A Wales court ruled that the use of automatic facial recognition systems by South Wales police was illegal in a court battle that had been going on since mid-2018. Now, after initially dismissing the case, the judges issued a positive opinion on the dispute , stating that the use of technology does not comply with basic rules of privacy and data protection, in addition to not having clear rules of use and constituting loopholes in human rights laws.
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The lawsuit was filed by Liberty, a British group for the protection of individual rights, on behalf of Edward Bridges, a scholar and activist in matters of privacy and individual freedom. In the initial action, he claimed that his face was improperly registered and processed on two occasions, in December 2017 and March 2018, by a system called AFR Locate, which was used by South Wales police at public events.
According to official information from the district authorities, the automated facial recognition tool would be used in conjunction with a list of 480 to 800 individuals, depending on the location of the event. The idea would be to identify, among the crowd, wanted by justice, fugitives, fugitive prisoners, people of interest from the point of view of national security or missing persons. The faces of those present would be registered and processed by the technology, which would compare them with the database and indicate to the police officers about possible positive results.
The lawsuit brought by Liberty and Bridges is precisely related to this type of automatic identification, which could lead to false positives. In addition, the suit raised concerns about the capture and processing of the faces of those not in the database used, something that would go against privacy laws and the right to be forgotten in force in the United Kingdom, which at the time was part of the Union European Union, where such rules are also in force.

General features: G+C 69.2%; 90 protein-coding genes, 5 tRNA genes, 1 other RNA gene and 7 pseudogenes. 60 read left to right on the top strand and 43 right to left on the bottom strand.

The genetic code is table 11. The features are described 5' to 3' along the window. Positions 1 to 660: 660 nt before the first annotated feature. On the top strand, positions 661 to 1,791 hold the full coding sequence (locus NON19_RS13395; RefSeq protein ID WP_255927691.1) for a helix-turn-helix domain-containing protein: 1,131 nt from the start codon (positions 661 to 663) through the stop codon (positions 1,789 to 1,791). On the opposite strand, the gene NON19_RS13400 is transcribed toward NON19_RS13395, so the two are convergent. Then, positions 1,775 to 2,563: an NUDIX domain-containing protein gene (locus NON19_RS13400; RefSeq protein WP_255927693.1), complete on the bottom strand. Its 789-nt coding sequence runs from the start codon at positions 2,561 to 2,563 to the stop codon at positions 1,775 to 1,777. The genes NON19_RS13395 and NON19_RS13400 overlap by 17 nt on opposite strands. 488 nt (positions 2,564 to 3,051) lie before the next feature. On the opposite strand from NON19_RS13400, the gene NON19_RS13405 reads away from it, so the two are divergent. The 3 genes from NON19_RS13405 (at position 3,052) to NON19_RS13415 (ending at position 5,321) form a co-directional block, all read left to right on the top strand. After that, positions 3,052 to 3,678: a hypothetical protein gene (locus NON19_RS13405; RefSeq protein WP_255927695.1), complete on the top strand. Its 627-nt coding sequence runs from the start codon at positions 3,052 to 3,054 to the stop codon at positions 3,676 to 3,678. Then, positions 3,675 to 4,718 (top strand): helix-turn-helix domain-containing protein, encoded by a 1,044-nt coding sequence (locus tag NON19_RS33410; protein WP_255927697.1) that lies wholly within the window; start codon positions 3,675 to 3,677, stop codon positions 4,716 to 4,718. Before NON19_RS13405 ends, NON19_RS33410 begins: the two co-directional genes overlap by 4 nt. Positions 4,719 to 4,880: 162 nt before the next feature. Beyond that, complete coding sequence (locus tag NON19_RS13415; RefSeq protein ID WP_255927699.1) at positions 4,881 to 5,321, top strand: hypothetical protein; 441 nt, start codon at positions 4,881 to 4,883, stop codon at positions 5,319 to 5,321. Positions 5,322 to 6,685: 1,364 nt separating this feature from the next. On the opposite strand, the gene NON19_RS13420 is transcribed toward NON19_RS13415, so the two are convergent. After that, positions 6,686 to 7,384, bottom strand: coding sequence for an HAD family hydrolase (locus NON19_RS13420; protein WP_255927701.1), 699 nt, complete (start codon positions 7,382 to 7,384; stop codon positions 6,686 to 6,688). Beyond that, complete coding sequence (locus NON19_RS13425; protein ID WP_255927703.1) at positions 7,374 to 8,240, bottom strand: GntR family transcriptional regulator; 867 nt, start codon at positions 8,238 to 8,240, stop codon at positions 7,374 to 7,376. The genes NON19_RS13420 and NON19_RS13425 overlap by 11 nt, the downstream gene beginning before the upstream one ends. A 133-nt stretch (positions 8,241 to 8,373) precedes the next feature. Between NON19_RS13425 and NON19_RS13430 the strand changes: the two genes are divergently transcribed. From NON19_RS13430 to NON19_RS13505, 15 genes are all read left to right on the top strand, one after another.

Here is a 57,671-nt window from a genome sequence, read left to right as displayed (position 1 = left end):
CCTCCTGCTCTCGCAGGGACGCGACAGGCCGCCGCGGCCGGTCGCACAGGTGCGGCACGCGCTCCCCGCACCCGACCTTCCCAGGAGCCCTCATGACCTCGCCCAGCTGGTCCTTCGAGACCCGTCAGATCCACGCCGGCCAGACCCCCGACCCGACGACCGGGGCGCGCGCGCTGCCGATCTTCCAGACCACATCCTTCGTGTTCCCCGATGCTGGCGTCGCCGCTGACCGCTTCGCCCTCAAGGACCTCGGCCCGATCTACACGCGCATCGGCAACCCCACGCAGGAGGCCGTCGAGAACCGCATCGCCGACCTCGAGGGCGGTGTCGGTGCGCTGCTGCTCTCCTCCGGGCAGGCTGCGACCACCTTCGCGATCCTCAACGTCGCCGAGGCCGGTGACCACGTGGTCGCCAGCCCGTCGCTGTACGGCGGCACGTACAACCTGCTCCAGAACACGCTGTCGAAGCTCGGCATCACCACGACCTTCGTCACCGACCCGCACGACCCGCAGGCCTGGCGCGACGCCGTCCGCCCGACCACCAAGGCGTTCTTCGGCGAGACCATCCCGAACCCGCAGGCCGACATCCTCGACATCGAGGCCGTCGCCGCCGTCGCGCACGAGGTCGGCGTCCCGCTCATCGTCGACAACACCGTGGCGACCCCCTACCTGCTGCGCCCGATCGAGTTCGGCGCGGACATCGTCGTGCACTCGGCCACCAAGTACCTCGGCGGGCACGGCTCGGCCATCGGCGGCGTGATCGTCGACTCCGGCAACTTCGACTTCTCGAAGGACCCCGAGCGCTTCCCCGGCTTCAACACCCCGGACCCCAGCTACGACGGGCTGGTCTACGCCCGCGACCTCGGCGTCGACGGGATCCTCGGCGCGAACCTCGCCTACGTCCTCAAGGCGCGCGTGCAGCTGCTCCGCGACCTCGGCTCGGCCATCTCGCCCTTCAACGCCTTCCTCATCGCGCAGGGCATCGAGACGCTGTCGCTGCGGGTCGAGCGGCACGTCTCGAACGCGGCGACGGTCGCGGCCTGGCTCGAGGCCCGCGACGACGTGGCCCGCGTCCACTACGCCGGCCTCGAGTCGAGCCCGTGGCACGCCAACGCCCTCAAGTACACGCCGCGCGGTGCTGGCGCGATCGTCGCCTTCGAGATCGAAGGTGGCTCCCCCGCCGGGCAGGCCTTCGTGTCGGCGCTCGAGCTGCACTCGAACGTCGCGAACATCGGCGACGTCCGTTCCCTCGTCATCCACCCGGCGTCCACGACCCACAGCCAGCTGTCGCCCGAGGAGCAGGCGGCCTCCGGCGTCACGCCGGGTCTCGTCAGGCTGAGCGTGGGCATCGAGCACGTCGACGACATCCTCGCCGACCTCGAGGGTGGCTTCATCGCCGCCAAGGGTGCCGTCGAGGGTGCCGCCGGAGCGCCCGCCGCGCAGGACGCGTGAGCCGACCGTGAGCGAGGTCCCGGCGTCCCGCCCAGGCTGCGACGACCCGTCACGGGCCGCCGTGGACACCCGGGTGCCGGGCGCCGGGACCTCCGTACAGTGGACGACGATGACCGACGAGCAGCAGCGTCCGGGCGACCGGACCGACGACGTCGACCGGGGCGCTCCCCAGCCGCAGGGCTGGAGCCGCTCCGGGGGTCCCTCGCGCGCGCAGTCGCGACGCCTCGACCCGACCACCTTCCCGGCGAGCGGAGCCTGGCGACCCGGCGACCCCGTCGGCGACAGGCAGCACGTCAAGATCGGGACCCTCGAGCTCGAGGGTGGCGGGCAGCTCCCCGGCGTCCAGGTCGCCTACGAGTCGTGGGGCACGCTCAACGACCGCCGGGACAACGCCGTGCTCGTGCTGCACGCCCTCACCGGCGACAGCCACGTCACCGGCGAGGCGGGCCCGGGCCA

The case, however, was dismissed in September, with two judges considering the use of technology legal. Liberty, however, reviewed the process, appealed and obtained a favorable decision last week, with the court giving a positive opinion to three of the five allegations made by the group, also recommending the interruption in the use of AFR Locate until such issues are resolved.
The judges agreed that the South Wales police were not precise about the situations in which the facial recognition system could be used or in what situations individuals could be part of the database. In addition, the court indicated the existence of inadequate systems to protect the collected data and the absence of safeguards regarding biases related to race and skin color during the process of processing the registered faces.
In a statement, district officials acknowledged the decision and said they would not appeal. According to the pronouncement, the use of AFR Locate has occurred on about 50 occasions as a test, and has been neglected in favor of the use of a new system, developed and operated by NEC and with full support from human officials in the public identification and surveillance. The new technology is also the subject of legal action by Liberty and other privacy groups.
Speaking to the press, Bridges said he believed the court's decision would serve as a precedent for new actions that question attacks on individual freedoms represented by systems such as AFR Locate. In his view, platforms of this type are used without citizens' consent, leading to false positives and possible placing of individuals on suspect lists due to racial and gender bias.
Despite saying that they will not appeal the denied opinions, Bridges and Liberty also criticized the decision of the judges, who suggested carrying out studies that put the potential risks to individual freedom in the balance in relation to a possible increase in security through the ostensible identification of suspects. The magistrates said they understood that the benefit to society would be greater, indicating an open door for the continuity in the use of facial recognition technologies.